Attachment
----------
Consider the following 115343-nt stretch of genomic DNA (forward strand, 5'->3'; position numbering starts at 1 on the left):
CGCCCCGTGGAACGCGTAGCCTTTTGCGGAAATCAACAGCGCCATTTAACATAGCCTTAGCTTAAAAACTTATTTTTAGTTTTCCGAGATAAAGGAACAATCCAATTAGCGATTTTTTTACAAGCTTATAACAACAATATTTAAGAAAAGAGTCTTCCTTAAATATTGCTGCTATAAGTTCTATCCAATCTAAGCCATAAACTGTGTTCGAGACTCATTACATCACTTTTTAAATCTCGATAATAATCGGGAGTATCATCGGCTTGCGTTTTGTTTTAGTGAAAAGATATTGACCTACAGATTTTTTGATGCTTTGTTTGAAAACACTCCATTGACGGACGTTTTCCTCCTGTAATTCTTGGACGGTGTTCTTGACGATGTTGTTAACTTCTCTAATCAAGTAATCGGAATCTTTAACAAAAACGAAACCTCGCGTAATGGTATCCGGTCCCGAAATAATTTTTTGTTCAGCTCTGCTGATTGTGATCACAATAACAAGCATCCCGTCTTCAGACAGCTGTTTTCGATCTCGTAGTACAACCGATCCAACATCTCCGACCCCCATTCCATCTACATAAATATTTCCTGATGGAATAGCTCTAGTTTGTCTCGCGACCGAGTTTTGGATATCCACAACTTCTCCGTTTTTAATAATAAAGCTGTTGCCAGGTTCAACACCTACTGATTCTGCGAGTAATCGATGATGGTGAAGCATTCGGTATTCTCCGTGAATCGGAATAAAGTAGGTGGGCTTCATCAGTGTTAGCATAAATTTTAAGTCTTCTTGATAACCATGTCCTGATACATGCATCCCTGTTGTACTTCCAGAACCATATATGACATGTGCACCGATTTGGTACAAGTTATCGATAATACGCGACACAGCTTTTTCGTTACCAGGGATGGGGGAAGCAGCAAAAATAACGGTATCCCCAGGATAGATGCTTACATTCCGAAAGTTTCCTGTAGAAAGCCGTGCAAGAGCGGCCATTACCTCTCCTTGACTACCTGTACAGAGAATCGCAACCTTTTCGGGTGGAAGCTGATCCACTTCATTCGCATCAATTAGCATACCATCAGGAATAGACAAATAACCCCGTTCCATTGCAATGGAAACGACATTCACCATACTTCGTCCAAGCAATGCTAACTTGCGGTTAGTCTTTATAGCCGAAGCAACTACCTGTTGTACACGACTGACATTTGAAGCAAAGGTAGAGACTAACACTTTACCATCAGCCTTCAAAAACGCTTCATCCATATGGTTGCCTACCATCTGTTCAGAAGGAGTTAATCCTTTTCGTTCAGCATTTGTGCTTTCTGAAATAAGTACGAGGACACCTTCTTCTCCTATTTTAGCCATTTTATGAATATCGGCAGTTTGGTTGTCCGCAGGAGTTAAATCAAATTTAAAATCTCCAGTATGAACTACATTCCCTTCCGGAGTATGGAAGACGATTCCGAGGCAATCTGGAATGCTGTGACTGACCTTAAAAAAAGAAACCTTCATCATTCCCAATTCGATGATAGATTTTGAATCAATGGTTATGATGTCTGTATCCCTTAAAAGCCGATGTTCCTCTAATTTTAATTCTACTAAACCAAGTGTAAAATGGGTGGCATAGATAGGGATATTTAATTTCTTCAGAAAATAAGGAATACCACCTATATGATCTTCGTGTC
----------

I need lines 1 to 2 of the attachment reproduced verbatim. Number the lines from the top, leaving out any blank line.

Consider the following 115343-nt stretch of genomic DNA (forward strand, 5'->3'; position numbering starts at 1 on the left):
CGCCCCGTGGAACGCGTAGCCTTTTGCGGAAATCAACAGCGCCATTTAACATAGCCTTAGCTTAAAAACTTATTTTTAGTTTTCCGAGATAAAGGAACAATCCAATTAGCGATTTTTTTACAAGCTTATAACAACAATATTTAAGAAAAGAGTCTTCCTTAAATATTGCTGCTATAAGTTCTATCCAATCTAAGCCATAAACTGTGTTCGAGACTCATTACATCACTTTTTAAATCTCGATAATAATCGGGAGTATCATCGGCTTGCGTTTTGTTTTAGTGAAAAGATATTGACCTACAGATTTTTTGATGCTTTGTTTGAAAACACTCCATTGACGGACGTTTTCCTCCTGTAATTCTTGGACGGTGTTCTTGACGATGTTGTTAACTTCTCTAATCAAGTAATCGGAATCTTTAACAAAAACGAAACCTCGCGTAATGGTATCCGGTCCCGAAATAATTTTTTGTTCAGCTCTGCTGATTGTGATCACAATAACAAGCATCCCGTCTTCAGACAGCTGTTTTCGATCTCGTAGTACAACCGATCCAACATCTCCGACCCCCATTCCATCTACATAAATATTTCCTGATGGAATAGCTCTAGTTTGTCTCGCGACCGAGTTTTGGATATCCACAACTTCTCCGTTTTTAATAATAAAGCTGTTGCCAGGTTCAACACCTACTGATTCTGCGAGTAATCGATGATGGTGAAGCATTCGGTATTCTCCGTGAATCGGAATAAAGTAGGTGGGCTTCATCAGTGTTAGCATAAATTTTAAGTCTTCTTGATAACCATGTCCTGATACATGCATCCCTGTTGTACTTCCAGAACCATATATGACATGTGCACCGATTTGGTACAAGTTATCGATAATACGCGACACAGCTTTTTCGTTACCAGGGATGGGGGAAGCAGCAAAAATAACGGTATCCCCAGGATAGATGCTTACATTCCGAAAGTTTCCTGTAGAAAGCCGTGCAAGAGCGGCCATTACCTCTCCTTGACTACCTGTACAGAGAATCGCAACCTTTTCGGGTGGAAGCTGATCCACTTCATTCGCATCAATTAGCATACCATCAGGAATAGACAAATAACCCCGTTCCATTGCAATGGAAACGACATTCACCATACTTCGTCCAAGCAATGCTAACTTGCGGTTAGTCTTTATAGCCGAAGCAACTACCTGTTGTACACGACTGACATTTGAAGCAAAGGTAGAGACTAACACTTTACCATCAGCCTTCAAAAACGCTTCATCCATATGGTTGCCTACCATCTGTTCAGAAGGAGTTAATCCTTTTCGTTCAGCATTTGTGCTTTCTGAAATAAGTACGAGGACACCTTCTTCTCCTATTTTAGCCATTTTATGAATATCGGCAGTTTGGTTGTCCGCAGGAGTTAAATCAAATTTAAAATCTCCAGTATGAACTACATTCCCTTCCGGAGTATGGAAGACGATTCCGAGGCAATCTGGAATGCTGTGACTGACCTTAAAAAAAGAAACCTTCATCATTCCCAATTCGATGATAGATTTTGAATCAATGGTTATGATGTCTGTATCCCTTAAAAGCCGATGTTCCTCTAATTTTAATTCTACTAAACCAAGTGTAAAATGGGTGGCATAGATAGGGATATTTAATTTCTTCAGAAAATAAGGAATACCACCTATATGATCTTCGTGTC